The Bush administration isn't interested in humanitarian rights in Iraq nor the existence of a despotic regime. Those are the only visible issues that Hussein's exile would affect. Since Bush doesn't care about those issues Hussein's departure would have no effect on the likelihood of war on Iraq. In the unlikely event that Saddam would go into exile I'm convinced that the Bush administration would just throw up some other insubstantial justification to attack.
Tim, Northern California, USA
Not only would this plan address the real concerns of the world, it might prevent an American invasion of Iraq. Anything that reduces the danger for the entire world and saves lives is a good thing to at least consider. We could all hope that Saddam and his crowd would take this opportunity to "take the money and run."
Anything that reduces the danger for the entire world and saves lives is a good thing to at least consider
Bob Shier, Parkville, USA
Bob Shier, Parkville, USA
Much as I am vehemently opposed to a war in Iraq under the present circumstances, I accept it seems sadly inevitable, and as such the offer of exile is probably wise, as it gives Saddam a potential "out" once fighting has begun. Without it, he would no doubt feel he had little to lose.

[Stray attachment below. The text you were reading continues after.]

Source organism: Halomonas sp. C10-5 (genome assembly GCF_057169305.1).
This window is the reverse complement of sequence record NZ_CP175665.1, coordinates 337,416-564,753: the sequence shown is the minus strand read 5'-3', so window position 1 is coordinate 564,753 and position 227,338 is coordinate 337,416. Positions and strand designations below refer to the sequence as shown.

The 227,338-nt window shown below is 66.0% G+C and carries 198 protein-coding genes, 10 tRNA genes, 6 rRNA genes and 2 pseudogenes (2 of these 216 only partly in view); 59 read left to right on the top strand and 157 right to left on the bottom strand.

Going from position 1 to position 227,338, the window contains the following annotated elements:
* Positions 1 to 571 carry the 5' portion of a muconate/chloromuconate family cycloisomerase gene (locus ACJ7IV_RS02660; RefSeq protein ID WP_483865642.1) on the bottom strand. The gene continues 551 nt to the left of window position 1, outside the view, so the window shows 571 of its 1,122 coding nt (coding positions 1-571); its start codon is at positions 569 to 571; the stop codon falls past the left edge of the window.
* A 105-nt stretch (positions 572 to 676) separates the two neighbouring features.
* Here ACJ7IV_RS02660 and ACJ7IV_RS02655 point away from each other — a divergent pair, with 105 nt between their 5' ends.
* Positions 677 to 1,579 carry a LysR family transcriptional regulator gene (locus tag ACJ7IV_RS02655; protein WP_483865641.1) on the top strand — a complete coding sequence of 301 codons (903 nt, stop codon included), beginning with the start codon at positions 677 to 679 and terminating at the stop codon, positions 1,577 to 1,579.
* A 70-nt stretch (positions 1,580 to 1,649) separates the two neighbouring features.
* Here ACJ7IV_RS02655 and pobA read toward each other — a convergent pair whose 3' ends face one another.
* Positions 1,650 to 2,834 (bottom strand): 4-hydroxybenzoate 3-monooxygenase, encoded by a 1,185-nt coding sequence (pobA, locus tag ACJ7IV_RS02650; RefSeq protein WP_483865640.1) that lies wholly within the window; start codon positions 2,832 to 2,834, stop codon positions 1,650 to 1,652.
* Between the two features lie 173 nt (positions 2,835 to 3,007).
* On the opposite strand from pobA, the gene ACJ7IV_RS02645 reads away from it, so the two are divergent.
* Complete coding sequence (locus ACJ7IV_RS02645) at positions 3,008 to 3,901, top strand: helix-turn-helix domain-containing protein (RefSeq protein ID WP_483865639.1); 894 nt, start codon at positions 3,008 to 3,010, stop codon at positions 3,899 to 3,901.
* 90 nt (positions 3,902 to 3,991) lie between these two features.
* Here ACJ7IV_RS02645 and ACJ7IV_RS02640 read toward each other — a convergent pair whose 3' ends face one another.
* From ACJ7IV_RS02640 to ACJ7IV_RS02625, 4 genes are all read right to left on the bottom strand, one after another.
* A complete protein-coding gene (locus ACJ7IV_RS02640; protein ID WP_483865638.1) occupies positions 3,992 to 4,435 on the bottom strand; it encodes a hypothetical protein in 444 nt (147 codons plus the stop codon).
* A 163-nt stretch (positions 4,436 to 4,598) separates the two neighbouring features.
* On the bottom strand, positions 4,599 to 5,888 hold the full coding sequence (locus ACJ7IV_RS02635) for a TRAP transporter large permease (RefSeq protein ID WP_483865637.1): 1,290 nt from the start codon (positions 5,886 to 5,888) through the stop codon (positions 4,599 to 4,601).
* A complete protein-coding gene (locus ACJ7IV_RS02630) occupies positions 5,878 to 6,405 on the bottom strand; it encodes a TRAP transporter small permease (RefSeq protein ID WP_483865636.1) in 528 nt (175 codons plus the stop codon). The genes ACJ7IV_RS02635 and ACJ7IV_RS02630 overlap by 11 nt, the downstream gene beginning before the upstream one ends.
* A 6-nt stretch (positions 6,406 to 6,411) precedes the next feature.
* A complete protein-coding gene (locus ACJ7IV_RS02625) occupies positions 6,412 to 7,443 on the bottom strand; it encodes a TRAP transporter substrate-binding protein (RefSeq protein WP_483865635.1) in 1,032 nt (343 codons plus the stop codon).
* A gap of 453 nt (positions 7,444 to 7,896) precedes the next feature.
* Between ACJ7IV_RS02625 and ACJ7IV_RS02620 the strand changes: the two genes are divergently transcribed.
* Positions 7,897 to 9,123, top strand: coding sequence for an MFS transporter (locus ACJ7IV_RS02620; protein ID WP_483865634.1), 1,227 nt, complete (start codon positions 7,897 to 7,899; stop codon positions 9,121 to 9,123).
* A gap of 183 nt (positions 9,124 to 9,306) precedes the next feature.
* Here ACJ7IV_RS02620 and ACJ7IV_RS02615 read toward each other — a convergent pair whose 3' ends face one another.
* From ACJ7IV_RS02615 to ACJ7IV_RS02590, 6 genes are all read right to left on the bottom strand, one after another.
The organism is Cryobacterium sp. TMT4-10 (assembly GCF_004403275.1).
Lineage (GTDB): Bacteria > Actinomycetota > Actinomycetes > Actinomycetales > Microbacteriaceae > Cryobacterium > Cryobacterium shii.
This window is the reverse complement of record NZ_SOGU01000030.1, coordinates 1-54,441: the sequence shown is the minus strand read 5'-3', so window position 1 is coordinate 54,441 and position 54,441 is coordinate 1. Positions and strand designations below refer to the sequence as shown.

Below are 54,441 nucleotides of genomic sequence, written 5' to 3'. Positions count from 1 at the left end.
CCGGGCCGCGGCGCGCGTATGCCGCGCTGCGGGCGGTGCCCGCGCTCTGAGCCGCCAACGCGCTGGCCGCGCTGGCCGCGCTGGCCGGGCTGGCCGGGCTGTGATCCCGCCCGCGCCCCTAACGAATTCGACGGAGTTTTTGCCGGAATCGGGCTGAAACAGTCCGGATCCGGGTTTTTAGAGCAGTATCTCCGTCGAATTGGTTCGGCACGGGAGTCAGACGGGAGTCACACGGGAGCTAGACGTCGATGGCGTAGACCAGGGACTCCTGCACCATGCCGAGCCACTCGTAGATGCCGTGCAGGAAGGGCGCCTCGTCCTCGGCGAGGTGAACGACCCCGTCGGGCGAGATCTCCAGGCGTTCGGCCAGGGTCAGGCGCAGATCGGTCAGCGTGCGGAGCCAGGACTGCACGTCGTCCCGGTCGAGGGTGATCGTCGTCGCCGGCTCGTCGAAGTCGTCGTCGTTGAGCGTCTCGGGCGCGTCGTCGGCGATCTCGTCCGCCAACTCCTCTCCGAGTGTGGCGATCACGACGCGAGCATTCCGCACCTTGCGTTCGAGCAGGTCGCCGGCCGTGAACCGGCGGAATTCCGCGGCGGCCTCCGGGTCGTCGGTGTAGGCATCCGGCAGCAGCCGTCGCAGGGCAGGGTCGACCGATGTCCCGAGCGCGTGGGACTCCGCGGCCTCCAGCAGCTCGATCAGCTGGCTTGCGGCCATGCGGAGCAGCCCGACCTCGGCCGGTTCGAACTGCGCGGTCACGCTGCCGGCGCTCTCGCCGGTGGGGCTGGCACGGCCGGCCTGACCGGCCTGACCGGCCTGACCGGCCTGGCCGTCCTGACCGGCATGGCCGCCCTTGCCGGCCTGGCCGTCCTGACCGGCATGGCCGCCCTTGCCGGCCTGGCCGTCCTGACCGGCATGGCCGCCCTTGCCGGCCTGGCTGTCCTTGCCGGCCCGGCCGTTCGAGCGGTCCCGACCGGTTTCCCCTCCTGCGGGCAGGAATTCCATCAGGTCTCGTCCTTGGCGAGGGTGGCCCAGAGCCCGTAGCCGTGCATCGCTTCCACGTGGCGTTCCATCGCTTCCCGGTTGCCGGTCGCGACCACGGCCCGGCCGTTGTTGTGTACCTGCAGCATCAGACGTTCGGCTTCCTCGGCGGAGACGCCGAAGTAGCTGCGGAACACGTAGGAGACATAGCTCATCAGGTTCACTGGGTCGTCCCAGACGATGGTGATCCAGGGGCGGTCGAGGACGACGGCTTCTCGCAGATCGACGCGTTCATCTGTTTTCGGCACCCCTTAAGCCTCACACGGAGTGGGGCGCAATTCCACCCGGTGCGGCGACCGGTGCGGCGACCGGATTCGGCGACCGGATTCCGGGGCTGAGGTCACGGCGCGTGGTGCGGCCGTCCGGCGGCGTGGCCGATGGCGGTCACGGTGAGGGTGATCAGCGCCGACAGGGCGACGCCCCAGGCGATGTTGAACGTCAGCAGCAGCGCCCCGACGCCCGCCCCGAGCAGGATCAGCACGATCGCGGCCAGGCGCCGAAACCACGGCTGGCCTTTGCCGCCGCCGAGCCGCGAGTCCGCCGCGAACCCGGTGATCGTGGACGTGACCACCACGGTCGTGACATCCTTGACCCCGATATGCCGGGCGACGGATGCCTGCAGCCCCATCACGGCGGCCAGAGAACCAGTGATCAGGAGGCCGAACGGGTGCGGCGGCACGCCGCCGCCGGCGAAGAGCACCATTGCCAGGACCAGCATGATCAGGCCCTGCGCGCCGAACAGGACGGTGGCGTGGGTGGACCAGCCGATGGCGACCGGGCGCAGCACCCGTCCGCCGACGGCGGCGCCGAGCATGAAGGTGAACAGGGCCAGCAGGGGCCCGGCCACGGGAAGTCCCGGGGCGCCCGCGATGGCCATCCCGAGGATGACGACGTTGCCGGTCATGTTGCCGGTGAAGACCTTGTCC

If the US, or indeed the UAE, genuinely believes that he possesses weapons of mass destruction, then they have to believe that, given nothing to lose, he would readily use them. If he still has the capability to do so, might he not try to provoke a region-wide conflict by hitting Israel with such a warhead? After all, without the option of exile, his best chance of personal survival would seem to be drawing his neighbours into a ruinous war on his side.
Clive, Stockport, UK
Saddam Hussein, as horrible as he might be portrayed (which he is to some extent) he is still the head of state of a country that he used to build the way it was appreciated even by foreign governments. For a group of leaders from outside Iraq to make such a proposition is non-constitutional.
The US and UK need to remember the imperialist period is over. If they were so democratic as they sound today in every corner, how come they do not want to listen to millions of voices in their own country that are against war? Is democracy getting a new meaning? Or do we follow democracy when it stands side by side with us and ignore it whenever it goes against our aspirations?
Why does the Arab League want to take over Iraq after its conquest? To make sure that the US doesn't sow the seeds of democracy in Arab world? If so, there would never be a guarantee that another Saddam wouldn't emerge! Besides, the precedence of the first democracy is not good for the health of the Arab kingdoms anyway.
There would never be a guarantee that another Saddam wouldn't emerge!